RAND Report Stresses Importance of Advanced Planning for Flood Recovery

For Release

October 23, 2006

Experience shows that communities recover fastest from major floods when all levels of government and the private sector work together to prepare coordinated response plans ahead of time, according to a RAND Corporation report issued today.

The findings come from a study by the RAND Infrastructure, Safety and Environment Division conducted for the RAND Gulf States Policy Institute (RGSPI).

RAND and seven universities created RGSPI in late 2005 to develop a long-term vision and strategy to help build a better future for Louisiana, Mississippi and Alabama in the wake of Hurricanes Katrina and Rita.

The seven universities are: Jackson State University and the University of Southern Mississippi in Mississippi; Tulane University, the University of New Orleans and Xavier University in Louisiana; and Tuskegee University and the University of South Alabama in Alabama.

The study issued today examined four cases of severe flooding in the past 60 years to determine how lessons from each were incorporated into future water management practices. The floods – two in the United States, one in the Netherlands and one in China – all caused widespread death and destruction.

In addition to noting the benefits of a coordinated emergency response in which responders have clearly defined roles, the study notes from past experience that officials in many flood-prone areas eventually choose to surrender some of the land back to the water by forgoing development of floodplains or letting reclaimed lands revert to their natural state.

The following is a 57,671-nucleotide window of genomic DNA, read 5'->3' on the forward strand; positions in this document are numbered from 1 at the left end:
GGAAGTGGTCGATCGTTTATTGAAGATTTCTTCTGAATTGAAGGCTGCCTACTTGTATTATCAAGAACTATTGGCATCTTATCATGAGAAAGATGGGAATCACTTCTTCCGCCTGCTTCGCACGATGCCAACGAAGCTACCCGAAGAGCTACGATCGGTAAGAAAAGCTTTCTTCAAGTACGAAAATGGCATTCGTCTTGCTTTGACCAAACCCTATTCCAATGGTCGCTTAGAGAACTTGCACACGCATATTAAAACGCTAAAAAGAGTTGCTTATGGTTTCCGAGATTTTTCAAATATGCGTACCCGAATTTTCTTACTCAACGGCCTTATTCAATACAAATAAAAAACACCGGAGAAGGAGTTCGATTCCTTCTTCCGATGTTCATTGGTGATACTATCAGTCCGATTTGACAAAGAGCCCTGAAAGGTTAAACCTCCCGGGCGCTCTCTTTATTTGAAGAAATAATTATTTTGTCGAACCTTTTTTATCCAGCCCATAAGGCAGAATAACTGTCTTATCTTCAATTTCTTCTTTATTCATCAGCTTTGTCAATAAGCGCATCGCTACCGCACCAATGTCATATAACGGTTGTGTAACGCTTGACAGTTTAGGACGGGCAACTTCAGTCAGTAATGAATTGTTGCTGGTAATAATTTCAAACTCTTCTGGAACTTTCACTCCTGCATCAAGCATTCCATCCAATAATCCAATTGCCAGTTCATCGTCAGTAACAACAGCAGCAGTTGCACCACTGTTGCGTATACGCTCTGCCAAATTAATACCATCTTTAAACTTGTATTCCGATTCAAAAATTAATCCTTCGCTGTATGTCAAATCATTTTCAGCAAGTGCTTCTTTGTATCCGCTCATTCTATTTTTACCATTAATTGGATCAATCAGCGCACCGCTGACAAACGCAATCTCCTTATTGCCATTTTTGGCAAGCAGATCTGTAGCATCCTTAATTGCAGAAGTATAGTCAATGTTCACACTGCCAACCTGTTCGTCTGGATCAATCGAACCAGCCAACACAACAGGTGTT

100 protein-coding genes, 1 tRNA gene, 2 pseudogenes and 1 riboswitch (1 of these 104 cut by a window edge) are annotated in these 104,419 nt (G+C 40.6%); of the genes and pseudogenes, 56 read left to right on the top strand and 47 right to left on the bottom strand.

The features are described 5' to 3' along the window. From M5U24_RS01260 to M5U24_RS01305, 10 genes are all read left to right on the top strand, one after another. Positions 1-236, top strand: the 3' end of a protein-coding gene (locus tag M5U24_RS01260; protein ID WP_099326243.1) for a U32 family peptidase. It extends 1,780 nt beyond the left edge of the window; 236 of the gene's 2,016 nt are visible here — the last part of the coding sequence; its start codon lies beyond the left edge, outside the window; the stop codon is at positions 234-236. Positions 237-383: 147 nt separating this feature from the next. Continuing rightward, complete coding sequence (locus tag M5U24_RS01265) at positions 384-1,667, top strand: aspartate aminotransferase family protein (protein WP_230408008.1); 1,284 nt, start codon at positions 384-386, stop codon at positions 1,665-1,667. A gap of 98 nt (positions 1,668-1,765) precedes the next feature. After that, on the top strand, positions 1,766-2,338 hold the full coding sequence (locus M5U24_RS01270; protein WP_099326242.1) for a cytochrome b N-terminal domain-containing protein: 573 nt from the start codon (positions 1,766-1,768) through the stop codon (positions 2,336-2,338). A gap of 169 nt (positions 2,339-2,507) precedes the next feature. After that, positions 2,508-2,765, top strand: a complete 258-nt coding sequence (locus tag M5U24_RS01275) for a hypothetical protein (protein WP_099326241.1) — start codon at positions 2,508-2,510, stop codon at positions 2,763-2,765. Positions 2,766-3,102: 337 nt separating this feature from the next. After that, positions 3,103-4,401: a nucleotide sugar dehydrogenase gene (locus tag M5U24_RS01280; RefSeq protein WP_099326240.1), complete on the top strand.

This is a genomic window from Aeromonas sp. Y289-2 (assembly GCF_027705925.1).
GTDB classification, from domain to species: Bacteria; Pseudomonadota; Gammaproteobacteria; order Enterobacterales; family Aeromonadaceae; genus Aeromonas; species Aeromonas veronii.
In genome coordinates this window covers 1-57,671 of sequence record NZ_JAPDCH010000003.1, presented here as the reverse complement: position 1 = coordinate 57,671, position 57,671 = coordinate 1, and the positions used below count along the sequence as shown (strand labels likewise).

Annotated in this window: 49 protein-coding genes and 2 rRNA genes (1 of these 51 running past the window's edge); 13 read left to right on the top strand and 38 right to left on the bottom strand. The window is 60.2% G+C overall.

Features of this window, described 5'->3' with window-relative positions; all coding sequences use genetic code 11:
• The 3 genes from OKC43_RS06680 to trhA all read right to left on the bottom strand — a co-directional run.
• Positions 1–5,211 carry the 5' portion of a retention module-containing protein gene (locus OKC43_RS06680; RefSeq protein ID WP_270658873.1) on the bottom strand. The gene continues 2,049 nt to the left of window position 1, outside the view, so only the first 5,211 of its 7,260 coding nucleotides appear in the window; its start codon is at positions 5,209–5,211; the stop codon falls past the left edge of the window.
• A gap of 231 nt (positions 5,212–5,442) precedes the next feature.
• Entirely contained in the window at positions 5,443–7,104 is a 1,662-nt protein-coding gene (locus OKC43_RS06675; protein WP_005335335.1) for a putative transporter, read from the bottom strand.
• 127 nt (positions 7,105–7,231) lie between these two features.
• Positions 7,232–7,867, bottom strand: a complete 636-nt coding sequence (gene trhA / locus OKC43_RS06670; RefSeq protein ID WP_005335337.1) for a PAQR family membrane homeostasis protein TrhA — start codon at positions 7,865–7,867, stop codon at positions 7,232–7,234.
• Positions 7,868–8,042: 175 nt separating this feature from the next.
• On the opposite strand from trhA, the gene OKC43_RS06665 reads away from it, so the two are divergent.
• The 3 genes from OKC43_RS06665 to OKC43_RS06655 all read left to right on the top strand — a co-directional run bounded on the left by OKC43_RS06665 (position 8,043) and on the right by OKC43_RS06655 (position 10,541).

“After a flood, the temptation is to rebuild and recreate what was previously there, but that's not always the best idea,” said James P. Kahan, a RAND researcher who is the lead author of the study. “The aftermath of disaster often presents the opportunity to address multiple long-standing regional problems.”

The study was issued as RAND Corporation President and CEO James A. Thomson and RGSPI Director George Penick were set to begin a series of meetings with business and government leaders in Mississippi on Tuesday (Oct. 24) and Louisiana on Wednesday (Oct. 25) to discuss rebuilding in the Gulf States.

“RAND is committed to helping improve the lives of the people in Louisiana, Mississippi and Alabama by using the highest quality objective research and analysis to identify the most effective ways to rebuild and revitalize the region,” Thomson said. “We opened the RAND Gulf States Policy Institute in Jackson, Miss., because our work in this region has become an important part of RAND's mission as a nonprofit research organization dedicated to serving the public interest.”

The study found that when entities involved in disaster preparation and recovery all had roles that were clearly defined and understood, their efforts generally went well. However, when there was a lack of clear definition and understanding, the consequences of the disaster were magnified. “Lack of coordination among governments, the private sector and the public can lead to a whole host of prevention and mitigation problems, ranging from poor maintenance of levees to not having a response and rescue plan in place,” Kahan said. “Even worse, if the responsible parties don't act on post-disaster recommendations, history can tragically repeat itself.”